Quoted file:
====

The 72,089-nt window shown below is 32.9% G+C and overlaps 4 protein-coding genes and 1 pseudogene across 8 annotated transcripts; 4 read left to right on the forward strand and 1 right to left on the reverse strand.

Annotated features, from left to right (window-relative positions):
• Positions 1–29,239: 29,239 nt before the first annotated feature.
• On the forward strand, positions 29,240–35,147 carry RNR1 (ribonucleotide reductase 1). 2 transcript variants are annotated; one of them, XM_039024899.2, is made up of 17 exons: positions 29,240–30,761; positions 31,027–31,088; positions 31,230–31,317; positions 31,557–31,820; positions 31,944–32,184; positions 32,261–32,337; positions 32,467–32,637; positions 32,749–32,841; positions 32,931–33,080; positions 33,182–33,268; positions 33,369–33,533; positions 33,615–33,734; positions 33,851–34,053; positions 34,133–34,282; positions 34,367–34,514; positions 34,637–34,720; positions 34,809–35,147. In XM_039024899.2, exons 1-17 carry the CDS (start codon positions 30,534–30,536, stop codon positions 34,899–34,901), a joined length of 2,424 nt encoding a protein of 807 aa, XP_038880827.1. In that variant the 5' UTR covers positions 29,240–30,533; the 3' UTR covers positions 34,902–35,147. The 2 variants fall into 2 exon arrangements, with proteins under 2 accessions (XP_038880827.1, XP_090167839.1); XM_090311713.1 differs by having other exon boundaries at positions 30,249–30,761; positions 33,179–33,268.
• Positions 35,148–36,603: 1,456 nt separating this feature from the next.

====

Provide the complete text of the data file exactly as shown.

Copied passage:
The 72,089-nt window shown below is 32.9% G+C and overlaps 4 protein-coding genes and 1 pseudogene across 8 annotated transcripts; 4 read left to right on the forward strand and 1 right to left on the reverse strand.

Annotated features, from left to right (window-relative positions):
• Positions 1–29,239: 29,239 nt before the first annotated feature.
• On the forward strand, positions 29,240–35,147 carry RNR1 (ribonucleotide reductase 1). 2 transcript variants are annotated; one of them, XM_039024899.2, is made up of 17 exons: positions 29,240–30,761; positions 31,027–31,088; positions 31,230–31,317; positions 31,557–31,820; positions 31,944–32,184; positions 32,261–32,337; positions 32,467–32,637; positions 32,749–32,841; positions 32,931–33,080; positions 33,182–33,268; positions 33,369–33,533; positions 33,615–33,734; positions 33,851–34,053; positions 34,133–34,282; positions 34,367–34,514; positions 34,637–34,720; positions 34,809–35,147. In XM_039024899.2, exons 1-17 carry the CDS (start codon positions 30,534–30,536, stop codon positions 34,899–34,901), a joined length of 2,424 nt encoding a protein of 807 aa, XP_038880827.1. In that variant the 5' UTR covers positions 29,240–30,533; the 3' UTR covers positions 34,902–35,147. The 2 variants fall into 2 exon arrangements, with proteins under 2 accessions (XP_038880827.1, XP_090167839.1); XM_090311713.1 differs by having other exon boundaries at positions 30,249–30,761; positions 33,179–33,268.
• Positions 35,148–36,603: 1,456 nt separating this feature from the next.